Free as a Bird

Michele Larsson and Kevin Bowen share a sampling of the exercises that Joseph Pilates created to help Eve Gentry rehabilitate from a radical mastectomy.

By Michele Larsson and Kevin Bowen • Modeled with Ruth Alpert • Edited by Amanda Altman

In 1956 at age 46, Eve discovered she had a lump in her left breast. Surgery was recommended by her doctors, who also informed her that if the lump was deemed cancerous during surgery (it’s unclear how that would have been feasible), she should be prepared to wake up without her left breast.

Her breast was indeed removed, as was her right pectoral muscle, leaving her with both vertical and horizontal scarring. Eve later recounted how hysterical she felt, and that she knew the only person she could go to for help was Joseph Pilates.

Joe told Eve not to worry—“we fix.” She trusted him implicitly (they had been working together for about 15 years) and thus began her 10-month rehabilitation to return to the stage to dance. We don’t know much about this time, except that according to Eve, it was very painful as she went through the process of rehabilitation, freeing her body to move despite the large scars and missing musculature. We do know that the Ped-o-Pull and the head harness were integral to her postsurgical rehab. She also developed the exercise she called Circular Saw (at right) at this time.

Eve’s Ped-o-Pull was unique in that it had a telescoping pole, which allowed for a greater range of motion. It was key for Eve to hold her arms straight above her head and pull the springs down through a full range of motion. Joe also made a special head harness for her. The harness band is wider than those we have today; it’s also padded and features two springs. The original model is pictured throughout the following exercises.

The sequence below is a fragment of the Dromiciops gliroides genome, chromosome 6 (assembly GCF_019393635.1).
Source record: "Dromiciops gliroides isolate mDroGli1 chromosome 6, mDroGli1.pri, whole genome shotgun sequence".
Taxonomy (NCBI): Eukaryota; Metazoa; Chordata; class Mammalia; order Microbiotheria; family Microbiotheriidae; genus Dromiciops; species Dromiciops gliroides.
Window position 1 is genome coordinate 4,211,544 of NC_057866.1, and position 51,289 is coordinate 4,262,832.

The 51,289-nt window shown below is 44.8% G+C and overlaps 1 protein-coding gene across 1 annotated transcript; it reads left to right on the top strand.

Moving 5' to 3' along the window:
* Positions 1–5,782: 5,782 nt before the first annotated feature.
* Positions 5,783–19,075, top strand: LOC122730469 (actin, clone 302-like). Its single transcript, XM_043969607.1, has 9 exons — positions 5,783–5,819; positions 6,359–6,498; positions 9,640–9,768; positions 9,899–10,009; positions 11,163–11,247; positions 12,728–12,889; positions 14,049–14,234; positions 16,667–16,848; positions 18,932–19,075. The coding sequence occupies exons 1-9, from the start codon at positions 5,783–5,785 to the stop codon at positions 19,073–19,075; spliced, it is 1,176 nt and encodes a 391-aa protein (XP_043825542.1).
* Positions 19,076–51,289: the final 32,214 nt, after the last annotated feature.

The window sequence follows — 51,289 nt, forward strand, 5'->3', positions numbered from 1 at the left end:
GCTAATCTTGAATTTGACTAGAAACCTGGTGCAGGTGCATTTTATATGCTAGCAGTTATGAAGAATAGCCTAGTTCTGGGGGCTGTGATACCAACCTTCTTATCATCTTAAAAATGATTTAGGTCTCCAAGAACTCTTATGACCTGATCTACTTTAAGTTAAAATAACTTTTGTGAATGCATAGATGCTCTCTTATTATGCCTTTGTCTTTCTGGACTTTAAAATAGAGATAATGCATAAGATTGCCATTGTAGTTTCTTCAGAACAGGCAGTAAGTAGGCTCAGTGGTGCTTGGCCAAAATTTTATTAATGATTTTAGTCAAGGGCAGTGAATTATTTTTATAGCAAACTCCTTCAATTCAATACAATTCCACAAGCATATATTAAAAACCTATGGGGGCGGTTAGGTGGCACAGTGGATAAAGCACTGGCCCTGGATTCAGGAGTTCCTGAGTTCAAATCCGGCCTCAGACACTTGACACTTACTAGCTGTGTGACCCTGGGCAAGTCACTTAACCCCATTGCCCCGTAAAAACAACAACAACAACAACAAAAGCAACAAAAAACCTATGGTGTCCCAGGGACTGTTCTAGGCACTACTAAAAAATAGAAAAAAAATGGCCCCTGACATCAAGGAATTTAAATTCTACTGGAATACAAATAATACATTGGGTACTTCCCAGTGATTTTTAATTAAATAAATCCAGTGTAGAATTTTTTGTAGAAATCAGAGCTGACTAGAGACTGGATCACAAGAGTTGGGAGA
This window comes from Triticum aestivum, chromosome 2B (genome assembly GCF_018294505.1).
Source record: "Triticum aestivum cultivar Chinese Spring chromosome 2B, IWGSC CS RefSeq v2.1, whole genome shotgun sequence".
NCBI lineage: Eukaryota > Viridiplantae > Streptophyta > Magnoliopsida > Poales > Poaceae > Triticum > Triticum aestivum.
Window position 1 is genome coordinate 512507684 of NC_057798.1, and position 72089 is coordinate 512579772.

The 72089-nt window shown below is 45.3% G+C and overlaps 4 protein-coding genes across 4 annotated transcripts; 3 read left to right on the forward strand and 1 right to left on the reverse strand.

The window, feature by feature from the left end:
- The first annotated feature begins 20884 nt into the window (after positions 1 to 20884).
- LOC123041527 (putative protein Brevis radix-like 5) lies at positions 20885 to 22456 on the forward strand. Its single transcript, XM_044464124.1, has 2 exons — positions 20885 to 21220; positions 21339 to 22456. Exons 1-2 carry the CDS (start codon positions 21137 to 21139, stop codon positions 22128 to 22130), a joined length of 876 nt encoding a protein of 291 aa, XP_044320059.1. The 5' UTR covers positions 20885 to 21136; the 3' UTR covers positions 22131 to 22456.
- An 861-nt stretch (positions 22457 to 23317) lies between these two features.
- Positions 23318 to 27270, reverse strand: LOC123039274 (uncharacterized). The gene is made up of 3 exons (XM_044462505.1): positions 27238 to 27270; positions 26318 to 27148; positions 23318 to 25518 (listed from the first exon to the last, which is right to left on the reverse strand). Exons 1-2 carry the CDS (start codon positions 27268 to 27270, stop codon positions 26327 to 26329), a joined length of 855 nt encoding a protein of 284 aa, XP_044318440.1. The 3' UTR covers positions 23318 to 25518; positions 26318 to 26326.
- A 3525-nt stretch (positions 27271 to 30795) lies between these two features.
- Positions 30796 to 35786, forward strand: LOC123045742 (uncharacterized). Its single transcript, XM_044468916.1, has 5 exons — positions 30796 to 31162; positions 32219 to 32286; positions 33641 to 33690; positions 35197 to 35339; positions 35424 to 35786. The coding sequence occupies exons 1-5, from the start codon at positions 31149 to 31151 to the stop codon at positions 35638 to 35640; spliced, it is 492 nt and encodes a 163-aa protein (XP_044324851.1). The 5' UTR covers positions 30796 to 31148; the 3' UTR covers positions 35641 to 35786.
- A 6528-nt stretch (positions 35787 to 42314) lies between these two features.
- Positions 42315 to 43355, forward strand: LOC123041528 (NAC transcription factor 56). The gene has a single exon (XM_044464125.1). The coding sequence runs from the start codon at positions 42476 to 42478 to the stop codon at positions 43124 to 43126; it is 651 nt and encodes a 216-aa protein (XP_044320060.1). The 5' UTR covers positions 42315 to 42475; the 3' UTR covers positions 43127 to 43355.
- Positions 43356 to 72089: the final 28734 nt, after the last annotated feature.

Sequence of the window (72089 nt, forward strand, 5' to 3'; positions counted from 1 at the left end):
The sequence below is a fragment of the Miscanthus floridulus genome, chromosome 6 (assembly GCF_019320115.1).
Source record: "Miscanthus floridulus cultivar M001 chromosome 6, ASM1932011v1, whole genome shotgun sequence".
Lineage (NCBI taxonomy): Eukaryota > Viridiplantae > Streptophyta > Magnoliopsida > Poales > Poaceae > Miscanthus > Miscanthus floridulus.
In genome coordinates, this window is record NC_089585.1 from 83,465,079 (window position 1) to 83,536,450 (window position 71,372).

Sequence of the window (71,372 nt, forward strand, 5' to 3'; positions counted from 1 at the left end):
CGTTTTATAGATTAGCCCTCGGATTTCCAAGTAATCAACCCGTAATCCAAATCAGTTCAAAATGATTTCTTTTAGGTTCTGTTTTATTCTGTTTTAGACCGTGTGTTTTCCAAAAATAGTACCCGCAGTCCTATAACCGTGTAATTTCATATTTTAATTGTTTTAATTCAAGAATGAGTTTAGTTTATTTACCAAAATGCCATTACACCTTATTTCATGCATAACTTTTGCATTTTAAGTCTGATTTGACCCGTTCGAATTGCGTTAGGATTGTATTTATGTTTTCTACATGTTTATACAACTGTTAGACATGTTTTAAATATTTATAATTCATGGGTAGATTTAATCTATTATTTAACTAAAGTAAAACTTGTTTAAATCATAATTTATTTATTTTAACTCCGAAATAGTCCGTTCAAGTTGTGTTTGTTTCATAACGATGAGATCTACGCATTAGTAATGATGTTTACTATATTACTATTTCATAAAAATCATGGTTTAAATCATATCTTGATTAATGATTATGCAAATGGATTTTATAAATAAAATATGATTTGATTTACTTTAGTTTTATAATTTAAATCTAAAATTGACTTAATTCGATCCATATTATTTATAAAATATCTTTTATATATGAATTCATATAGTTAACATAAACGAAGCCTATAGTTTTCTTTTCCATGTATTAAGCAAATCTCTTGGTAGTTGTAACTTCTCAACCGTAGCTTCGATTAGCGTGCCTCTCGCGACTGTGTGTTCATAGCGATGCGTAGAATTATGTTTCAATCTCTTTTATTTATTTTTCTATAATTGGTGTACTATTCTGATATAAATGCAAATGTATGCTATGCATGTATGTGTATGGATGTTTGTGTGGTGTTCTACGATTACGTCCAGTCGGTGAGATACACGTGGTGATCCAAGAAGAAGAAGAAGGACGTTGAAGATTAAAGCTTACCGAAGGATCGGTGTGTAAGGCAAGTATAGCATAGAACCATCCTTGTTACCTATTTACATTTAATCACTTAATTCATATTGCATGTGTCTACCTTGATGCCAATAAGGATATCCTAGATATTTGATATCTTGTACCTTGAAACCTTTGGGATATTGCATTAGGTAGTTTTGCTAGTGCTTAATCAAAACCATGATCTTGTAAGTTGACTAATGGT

The head harness was integral in teaching Eve how to organize her body as a unit, and to further learn how to differentiate or make any adjustments for her unbalanced musculature.

Eve returned to the stage to dance a new piece she choreographed, entitled Antenna Bird. Spreading her ”wings” with her arms held high and strong above her body, she was triumphant in her recovery. All thanks to her teacher, mentor and friend, Joseph H. Pilates.

Prop: head harness
Reps: 5–7, unless otherwise indicated.
Breath: Exhale on the exertion of the movement, or as you stretch the harness.
• It’s essential to have someone monitor your alignment when you’re new to working with the head harness.
• If you have any cervical issues, disc herniations, stenosis, etc., these exercises are not recommended.

Circular Saw

Apparatus Setting: 1 spring on push-through bar, attached from above
Purpose: works the upper body and trunk rotation
Setup: Sit facing the push-through bar with your legs extended and feet against the upright supports. Grab hold of the bar with your left hand, gently pushing it up; cross your right arm in front of your body, lightly grasping the left pole with your hand.

1. Remove your right hand from the pole, and reach out and around through the right side of your body while keeping your arm straight and gazing at your right hand.

2. Reach back on a right diagonal, elongating through your shoulders to stretch.
3. Reverse the movement to return to the starting position. Do 5–7 reps, and then repeat on your other side.

Tips: Allow your gaze to direct the rotation. Focus on the diagonal connections throughout your body.
Modification: Attach the spring diagonally for more support.

Head Harness Seated

Apparatus Setting: harness attached on the middle support of the uprights without any tension on the spring
Purpose: organizes the head, neck and torso around the spinal column while leaning backward and then forward
Tip: Feel an energetic connection going up and down your spinal column.
Modifications: If your hamstrings are tight, add a moon box or small platform under your pelvis for Facing End. Decrease the range of motion in both.

Facing End

Setup: Place the harness comfortably around your head with the strap a bit lower on the back of your head. Sit up on your pelvis with your legs extended and feet against the upright supports. Hold onto the front of the harness with your hands, bending your elbows to your sides. (Note: If your harness has a longer spring, you may need to add a roller in front of the uprights to create more space.)

1. Organize and stabilize your torso to prepare.
2. Lean back in a neutral spine position to about 45 degrees, grounding through your sit bones and elongating through the top of your head.

3. Return to the starting position with control.

Facing Away from End